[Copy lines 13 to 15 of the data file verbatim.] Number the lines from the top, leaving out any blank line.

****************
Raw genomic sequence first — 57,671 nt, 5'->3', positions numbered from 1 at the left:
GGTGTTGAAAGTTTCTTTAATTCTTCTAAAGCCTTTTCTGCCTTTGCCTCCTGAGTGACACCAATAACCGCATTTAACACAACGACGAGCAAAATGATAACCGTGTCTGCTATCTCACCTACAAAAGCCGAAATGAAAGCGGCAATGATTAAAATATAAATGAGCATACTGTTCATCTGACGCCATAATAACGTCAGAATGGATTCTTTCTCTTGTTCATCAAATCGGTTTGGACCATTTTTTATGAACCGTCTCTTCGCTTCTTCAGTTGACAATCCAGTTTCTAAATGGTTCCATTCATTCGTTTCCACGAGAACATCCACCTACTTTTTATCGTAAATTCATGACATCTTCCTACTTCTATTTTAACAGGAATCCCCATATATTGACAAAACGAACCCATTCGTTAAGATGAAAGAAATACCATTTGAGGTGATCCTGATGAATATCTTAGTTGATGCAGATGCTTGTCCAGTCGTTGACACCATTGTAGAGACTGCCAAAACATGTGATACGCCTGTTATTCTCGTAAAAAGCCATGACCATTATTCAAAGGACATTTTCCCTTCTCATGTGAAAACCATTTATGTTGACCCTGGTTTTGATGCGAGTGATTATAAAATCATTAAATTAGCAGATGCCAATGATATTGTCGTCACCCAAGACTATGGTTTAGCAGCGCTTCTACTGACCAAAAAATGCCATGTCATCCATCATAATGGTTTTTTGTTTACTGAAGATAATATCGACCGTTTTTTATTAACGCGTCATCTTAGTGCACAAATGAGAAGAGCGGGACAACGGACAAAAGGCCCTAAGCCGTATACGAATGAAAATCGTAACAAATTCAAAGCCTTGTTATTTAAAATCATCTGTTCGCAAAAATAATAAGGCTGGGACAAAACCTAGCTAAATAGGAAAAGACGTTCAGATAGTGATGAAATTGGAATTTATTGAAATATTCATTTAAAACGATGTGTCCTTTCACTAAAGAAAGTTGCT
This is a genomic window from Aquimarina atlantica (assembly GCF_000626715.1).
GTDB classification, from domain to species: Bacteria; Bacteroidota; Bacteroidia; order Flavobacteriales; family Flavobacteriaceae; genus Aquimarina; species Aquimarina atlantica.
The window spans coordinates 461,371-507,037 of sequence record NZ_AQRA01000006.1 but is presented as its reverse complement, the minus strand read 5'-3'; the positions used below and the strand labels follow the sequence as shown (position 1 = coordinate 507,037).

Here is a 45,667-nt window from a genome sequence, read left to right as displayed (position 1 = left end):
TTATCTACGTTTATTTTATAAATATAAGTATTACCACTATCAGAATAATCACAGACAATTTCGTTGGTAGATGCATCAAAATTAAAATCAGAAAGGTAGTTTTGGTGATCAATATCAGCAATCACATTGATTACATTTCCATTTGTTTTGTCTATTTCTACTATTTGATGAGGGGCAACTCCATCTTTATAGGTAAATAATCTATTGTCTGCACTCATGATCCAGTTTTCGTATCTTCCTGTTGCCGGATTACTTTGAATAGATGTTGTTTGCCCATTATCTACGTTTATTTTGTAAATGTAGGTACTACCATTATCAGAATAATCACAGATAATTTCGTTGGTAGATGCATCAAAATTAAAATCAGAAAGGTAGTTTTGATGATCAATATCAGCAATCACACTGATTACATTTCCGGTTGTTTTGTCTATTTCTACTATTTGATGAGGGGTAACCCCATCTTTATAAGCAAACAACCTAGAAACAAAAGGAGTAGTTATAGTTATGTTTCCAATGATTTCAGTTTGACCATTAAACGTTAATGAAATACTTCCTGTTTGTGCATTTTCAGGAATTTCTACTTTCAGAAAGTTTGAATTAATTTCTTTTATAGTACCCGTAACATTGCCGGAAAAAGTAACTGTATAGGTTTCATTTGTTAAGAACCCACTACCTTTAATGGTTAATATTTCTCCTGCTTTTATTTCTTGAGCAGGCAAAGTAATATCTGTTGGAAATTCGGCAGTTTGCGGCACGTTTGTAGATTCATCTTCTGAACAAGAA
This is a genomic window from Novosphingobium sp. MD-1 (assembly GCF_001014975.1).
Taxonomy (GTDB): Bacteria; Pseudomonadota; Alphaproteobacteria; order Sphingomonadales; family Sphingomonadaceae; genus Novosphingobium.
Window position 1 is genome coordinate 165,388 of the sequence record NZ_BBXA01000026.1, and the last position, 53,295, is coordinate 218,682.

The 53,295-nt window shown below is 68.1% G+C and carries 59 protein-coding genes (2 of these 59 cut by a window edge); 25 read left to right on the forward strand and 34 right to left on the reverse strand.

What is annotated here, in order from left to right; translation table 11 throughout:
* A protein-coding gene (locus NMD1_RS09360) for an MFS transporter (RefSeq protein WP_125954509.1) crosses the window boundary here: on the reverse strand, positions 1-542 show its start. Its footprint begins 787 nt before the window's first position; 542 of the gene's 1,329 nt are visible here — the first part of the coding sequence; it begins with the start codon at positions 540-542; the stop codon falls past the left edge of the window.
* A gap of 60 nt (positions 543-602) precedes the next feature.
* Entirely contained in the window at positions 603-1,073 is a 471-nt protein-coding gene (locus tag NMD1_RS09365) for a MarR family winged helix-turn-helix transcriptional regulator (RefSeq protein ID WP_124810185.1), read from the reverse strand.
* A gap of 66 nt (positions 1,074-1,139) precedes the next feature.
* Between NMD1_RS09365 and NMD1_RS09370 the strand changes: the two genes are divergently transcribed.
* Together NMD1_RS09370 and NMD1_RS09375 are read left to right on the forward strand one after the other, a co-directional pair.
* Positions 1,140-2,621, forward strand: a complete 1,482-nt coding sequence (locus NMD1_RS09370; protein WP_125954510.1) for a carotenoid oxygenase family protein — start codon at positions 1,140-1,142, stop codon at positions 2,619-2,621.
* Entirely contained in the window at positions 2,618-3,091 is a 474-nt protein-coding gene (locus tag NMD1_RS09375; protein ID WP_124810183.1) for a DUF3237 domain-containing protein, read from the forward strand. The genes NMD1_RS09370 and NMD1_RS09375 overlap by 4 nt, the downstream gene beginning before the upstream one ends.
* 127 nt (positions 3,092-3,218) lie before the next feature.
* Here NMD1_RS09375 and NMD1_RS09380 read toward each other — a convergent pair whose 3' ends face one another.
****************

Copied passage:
* A protein-coding gene (locus NMD1_RS09360) for an MFS transporter (RefSeq protein WP_125954509.1) crosses the window boundary here: on the reverse strand, positions 1-542 show its start. Its footprint begins 787 nt before the window's first position; 542 of the gene's 1,329 nt are visible here — the first part of the coding sequence; it begins with the start codon at positions 540-542; the stop codon falls past the left edge of the window.
* A gap of 60 nt (positions 543-602) precedes the next feature.
* Entirely contained in the window at positions 603-1,073 is a 471-nt protein-coding gene (locus tag NMD1_RS09365) for a MarR family winged helix-turn-helix transcriptional regulator (RefSeq protein ID WP_124810185.1), read from the reverse strand.